Like books or movies, hot sauces can be great for many different reasons. Though most mass-produced bottles tend toward some blunt combination of tang, salt, and heat, more thoughtfully made hot sauces go deeper. Some exalt the pepper. Some exalt one aspect of the pepper, maybe fruit or smoke. Some rage with a giant flowing heat that all other elements work to restrain. Some are more neutral, going with a wide range of foods. Some are fruit-forward, heat flaring more on the side.
The possibilities are vast, and these five eateries make great hot sauces that seize them in unique ways.
New Wave Market
7120 East Sixth Avenue, Suite 19, Scottsdale
For another $1, you can add a tin of crimson hot sauce to your breakfast or lunch order at New Wave Market. This sauce is viscous and slow to pour, showing whole round seeds through a surface that quickly turns opaque. Country and Sergio Velador craft this hot sauce by lacto-fermenting Fresno chiles. The gentle fermentation serves to quell the fire some, resulting in a sauce that spotlights the vegetal, robust, deep secret nature of the pepper. There is some tang, but not much. The current of heat washes low. This is a neutral sauce that won’t bring an overly interfering flavor to your egg sandwich, even with a massive dunk.
Asadero Norte De Sonora
122 North 16th Street
You can smell the charcoal burning at this Sonoran Mexican eatery before you enter, but you can’t detect something just as flavorful as the chicken thigh meat and carne asada that come off the grill: a vivid red salsa with true heat. Yes, this is a salsa at Asadero Norte De Sonora. Though salsas don’t fully overlap with hot sauces, the word “salsa” means “sauce,” and this is one of the top hot salsas in town. In terms of flavor, this is a more neutral salsa. The tang, earthy vegetal vibes of chile de arbol, and fruity flavors that come from the pepper rather than the addition of the fruit balance. Over them comes, raging as your salsa cup lowers, a merciless heat.
Island Sensation Cuisine
830 East Indian School Road
At this low-key Jamaican restaurant, the Campbell family blends a wildly tropical hot sauce from yellow habaneros. Like other Jamaican restaurant owners in town, they lament the local absence of good Scotch bonnets, one of the Caribbean’s greatest chiles. Yellow habanero subs in just fine at Island Sensation Cuisine, given the nature of this pulpy amber hot sauce, which is about the consistency of marmalade. It opens with a sharp note of fruit and sweetness, taking you like an icy shiver. The flavors of pineapple and mango explode through the sweetness. From here, a full heat rises and sears your tongue and mouth, pulsing.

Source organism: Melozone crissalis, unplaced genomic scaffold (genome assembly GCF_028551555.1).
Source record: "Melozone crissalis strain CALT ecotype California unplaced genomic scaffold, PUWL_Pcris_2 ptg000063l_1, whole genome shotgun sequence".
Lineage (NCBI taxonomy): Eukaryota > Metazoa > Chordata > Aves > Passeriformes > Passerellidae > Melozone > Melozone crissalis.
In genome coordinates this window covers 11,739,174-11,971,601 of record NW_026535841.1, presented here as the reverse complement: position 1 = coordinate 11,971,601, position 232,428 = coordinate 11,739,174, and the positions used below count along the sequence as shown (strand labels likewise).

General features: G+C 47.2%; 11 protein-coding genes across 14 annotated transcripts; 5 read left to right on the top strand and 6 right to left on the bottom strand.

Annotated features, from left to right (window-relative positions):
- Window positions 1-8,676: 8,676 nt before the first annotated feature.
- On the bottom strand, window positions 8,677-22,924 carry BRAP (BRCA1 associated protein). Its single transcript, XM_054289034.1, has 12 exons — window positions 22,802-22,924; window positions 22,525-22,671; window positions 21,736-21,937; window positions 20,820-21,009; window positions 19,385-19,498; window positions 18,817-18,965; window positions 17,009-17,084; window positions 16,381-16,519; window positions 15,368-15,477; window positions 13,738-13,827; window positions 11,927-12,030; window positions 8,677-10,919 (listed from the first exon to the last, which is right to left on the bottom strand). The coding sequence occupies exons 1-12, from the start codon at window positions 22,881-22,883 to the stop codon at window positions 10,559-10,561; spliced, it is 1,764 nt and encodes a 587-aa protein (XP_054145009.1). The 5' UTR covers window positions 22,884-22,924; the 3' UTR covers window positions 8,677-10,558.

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The Clever Koi
4236 North Central Avenue
The wide ranging Asian-inspired food that Joshua James and Nicholas Campisano plate, bowl, and bun at The Clever Koi demands a versatile hot sauce. They blend two. Though both are really solid, the more memorable of the duo is a green-yellow sauce made from jalapenos. The absence of roasting makes this hot sauce clean, vegetal, and pepper-forward. It has a bracing green flavor that matches the color, one that almost gives the feeling that there's cilantro in the mix, but there is none, nor any other herb. Just peppers and your standard aromatics lay out the red carpet for the jalapeno. You get a little sugar. You get the slight tang of rice vinegar. But this sauce is a beautiful straightaway jalapeno, one that zaps your tongue.
928 East Pierce Street
Executive Chef Doug Robson is the mind behind one of the great salsa lineups in town. Though he’ll lose about half a squeeze bottle of his salsa verde every time some of us eat at Gallo, our favorite salsa of his lately has been a smooth, russet-orange habanero salsa, the hottest one he does. Robson ferments a uniformly blended mash of yellow habanero, turmeric, garlic, onions, and carrots. The salsa takes the color of the carrots, which pull out the fruity nuances of the pepper through their rooty sweetness. This sauce is all over the map: fruity, earthy, tangy, vegetal, and hot. The hearty, full-throated heat, though, is nicely balanced.